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About puntoMX

  • Birthday 09/30/1974

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    Windows 10 x64

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  1. Indeed, try S3 and not S1, install the, non MicroSoft, AMD chipset driver from 7/29/2015. It doesn't sound like a hardware failure to me. -Ronald
  2. Most important is the chipset driver; the driver for the NIC and soundchip you have to check for XP drivers, but most still XP support as in general they are older hardware than the chipset. No idea about USB3.0 support under XP. M.2 should work as it's not dependent on the OS, more on the BIOS. Z77 (and older) in general can't boot from M.2 as most BIOS are not updated for it. I'm using mostly used hardware, didn't care much for if it was overclocked before as it would tell me that the hardware has been tested very well ;). But, I would skip Z68 or Z77 chipset motherboards as the components get a bit old indeed. Common problem you could run into is a damaged socked. For brands, Asus is expensive, ASRock uses cheaper components, MSI is my choice over GigaByte, and the last one was my favorite for years. -Ronald
  3. First, didn't read all the 5 pages so this might be said; The Z87 chipset still has Xp drivers, https://downloadcenter.intel.com/download/20488/Intel-Desktop-Utilities?product=72195 , and has a few pluses over the Z77. Would not bother with the Z68 as they are sold more expensive than a Z77 or Z87 motherboard. - Supports faster RAM, so your programs run smoother if you drop in a 2133/2400MHz RAM instead of the 1333/1600 that the Z68 can do. - Support to boot from M.2, some Z77 seem to be able to do it too but it's no warranty - Better onboard graphics, still, if you render with OpenCL the graphics on the CPU is kind of a bit useless. Image quality also improves most of the time with an dedicated card. That nVidia 610 doesn't add much, but it has it's own video RAM and that could be a plus. Now, I've never tested XP with M.2 but as far as I can see it should work. Unless serious math processing isn't work, than it's a game!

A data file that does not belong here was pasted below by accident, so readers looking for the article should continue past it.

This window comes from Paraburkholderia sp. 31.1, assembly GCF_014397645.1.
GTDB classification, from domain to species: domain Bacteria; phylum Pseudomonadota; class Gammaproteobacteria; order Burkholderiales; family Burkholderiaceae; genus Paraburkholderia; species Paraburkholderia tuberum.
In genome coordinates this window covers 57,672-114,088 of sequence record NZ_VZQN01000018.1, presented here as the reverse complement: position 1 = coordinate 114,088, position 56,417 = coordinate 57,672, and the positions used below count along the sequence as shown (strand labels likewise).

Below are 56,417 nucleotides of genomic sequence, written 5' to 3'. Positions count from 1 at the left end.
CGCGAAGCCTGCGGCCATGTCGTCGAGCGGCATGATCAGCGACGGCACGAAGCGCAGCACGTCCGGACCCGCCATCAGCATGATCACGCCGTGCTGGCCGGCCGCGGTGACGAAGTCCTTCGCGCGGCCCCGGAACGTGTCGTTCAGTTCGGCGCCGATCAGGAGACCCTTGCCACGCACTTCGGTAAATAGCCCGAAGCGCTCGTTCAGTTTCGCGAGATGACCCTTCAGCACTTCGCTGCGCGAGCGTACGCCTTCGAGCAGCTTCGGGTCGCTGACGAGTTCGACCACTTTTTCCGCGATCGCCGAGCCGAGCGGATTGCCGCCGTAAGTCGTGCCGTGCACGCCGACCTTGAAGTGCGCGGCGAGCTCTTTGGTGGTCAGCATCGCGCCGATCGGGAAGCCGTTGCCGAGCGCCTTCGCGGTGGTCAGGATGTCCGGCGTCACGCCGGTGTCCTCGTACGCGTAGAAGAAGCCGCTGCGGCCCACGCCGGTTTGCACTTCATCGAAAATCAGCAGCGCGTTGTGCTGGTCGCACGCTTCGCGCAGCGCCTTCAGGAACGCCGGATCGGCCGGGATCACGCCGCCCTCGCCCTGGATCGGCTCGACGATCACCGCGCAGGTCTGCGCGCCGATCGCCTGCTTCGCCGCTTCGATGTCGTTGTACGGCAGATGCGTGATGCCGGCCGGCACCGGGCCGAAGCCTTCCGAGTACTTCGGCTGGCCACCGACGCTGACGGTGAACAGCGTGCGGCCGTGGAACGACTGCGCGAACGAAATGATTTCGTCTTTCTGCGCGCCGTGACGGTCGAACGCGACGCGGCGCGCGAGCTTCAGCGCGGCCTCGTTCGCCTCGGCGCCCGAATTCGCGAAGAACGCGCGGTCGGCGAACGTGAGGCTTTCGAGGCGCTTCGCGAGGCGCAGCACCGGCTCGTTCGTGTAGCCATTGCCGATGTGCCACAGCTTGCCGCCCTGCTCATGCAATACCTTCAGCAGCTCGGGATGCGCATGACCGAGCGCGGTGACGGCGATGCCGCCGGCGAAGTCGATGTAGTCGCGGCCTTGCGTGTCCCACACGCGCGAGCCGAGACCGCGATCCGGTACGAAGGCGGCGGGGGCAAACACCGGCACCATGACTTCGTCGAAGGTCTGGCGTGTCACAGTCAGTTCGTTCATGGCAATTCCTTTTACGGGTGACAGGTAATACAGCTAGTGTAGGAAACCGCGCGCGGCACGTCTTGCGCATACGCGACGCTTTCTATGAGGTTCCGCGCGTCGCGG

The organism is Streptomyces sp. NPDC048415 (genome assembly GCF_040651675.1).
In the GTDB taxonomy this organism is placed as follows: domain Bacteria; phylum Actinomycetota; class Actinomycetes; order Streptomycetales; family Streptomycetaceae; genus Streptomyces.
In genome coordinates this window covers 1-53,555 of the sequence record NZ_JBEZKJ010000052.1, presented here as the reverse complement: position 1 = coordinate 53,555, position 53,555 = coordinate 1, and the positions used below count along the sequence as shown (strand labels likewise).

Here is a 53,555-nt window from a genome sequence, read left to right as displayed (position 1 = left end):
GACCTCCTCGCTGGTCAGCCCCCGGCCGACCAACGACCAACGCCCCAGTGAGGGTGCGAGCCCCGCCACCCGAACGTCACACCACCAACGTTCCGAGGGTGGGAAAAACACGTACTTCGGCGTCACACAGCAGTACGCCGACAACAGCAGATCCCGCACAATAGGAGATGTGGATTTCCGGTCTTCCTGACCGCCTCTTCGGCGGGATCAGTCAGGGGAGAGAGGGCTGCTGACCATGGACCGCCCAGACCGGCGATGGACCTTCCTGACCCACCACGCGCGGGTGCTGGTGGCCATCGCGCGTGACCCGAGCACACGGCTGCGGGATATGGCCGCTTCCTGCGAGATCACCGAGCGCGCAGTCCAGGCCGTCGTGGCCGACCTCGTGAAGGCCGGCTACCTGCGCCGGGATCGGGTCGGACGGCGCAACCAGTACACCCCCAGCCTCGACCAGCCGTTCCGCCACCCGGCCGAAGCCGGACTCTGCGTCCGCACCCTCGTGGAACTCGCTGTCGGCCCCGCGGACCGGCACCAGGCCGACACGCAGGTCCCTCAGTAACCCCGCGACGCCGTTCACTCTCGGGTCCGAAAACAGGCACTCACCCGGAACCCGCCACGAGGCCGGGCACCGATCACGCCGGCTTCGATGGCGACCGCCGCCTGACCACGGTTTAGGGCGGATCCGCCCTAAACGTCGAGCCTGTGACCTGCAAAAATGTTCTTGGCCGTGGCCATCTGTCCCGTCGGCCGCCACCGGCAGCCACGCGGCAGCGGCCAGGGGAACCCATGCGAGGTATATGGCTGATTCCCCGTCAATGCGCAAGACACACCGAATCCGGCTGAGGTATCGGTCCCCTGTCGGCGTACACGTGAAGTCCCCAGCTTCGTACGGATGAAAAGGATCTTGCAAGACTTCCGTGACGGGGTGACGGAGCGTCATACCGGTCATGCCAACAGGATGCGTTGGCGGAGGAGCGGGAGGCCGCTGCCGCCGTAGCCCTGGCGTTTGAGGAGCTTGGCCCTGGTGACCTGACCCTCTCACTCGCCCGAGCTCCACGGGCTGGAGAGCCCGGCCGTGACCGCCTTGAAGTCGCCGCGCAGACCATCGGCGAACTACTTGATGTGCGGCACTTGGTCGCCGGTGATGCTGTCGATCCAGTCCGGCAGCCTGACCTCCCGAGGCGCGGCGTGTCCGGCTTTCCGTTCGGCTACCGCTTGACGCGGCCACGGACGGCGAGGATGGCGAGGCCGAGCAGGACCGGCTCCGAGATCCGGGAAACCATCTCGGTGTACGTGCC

4. That's actually a nice Philips CRT monitor! On the Dell the best I could find was this: https://www.cnet.com/products/monitor-dell-e771p-17-16-vis-grey-crt-monitor/specs/ Not much to go on, I know. -Ronald
  5. https://en.wikipedia.org/wiki/Component_video_sync It has something to do with the way the screen image is using a sync. I'm sure that the Dell screen was more expensive than the Philips, wasn't it? Edit: One screen must use a different sync, the green sync isn't used for some time now (darn we are getting old :P): "Separate sync: Uses separate wires for horizontal and vertical synchronization. When used in RGB (i.e. VGA) connections, five separate signals are sent (Red, Green, Blue, Horz. Sync, Vert. Sync). Composite sync: Combines horizontal and vertical synchronization onto one pair of wires. When used in RGB connections, four separate signals are sent (Red, Green, Blue, Sync)." Edit 2: Background raster = desktop background image I presume? I put my money on a sync loss than. Another thing might be that the resolution is too high for the monitor (at a certain refresh rate).
  6. I'm not sure why it did work on the other, might be that it doesn't use the sync on the green color, and has it's own sync. My mind is getting rusty so let's see if others can tune in here. Edit: By the way, those cheaper (10USD) "active" adapters don't do much "active".
  7. Hello Bob, I believe you are out of luck, as most analog signals are being removed from new video cards. Convertors from DVI-D / HDMI to VGA are as expensive as a good used screen that has digital inputs. My personal opinion is, drop the analog screens and look for some good used (or new) ISP/VA panel screens on craig-list; eBay seems to have less and less interesting deals on used computer parts. I'm using a 40" 4k screen on a nVidia 1060 card and dropped the dual screen setup I had before. -Ronald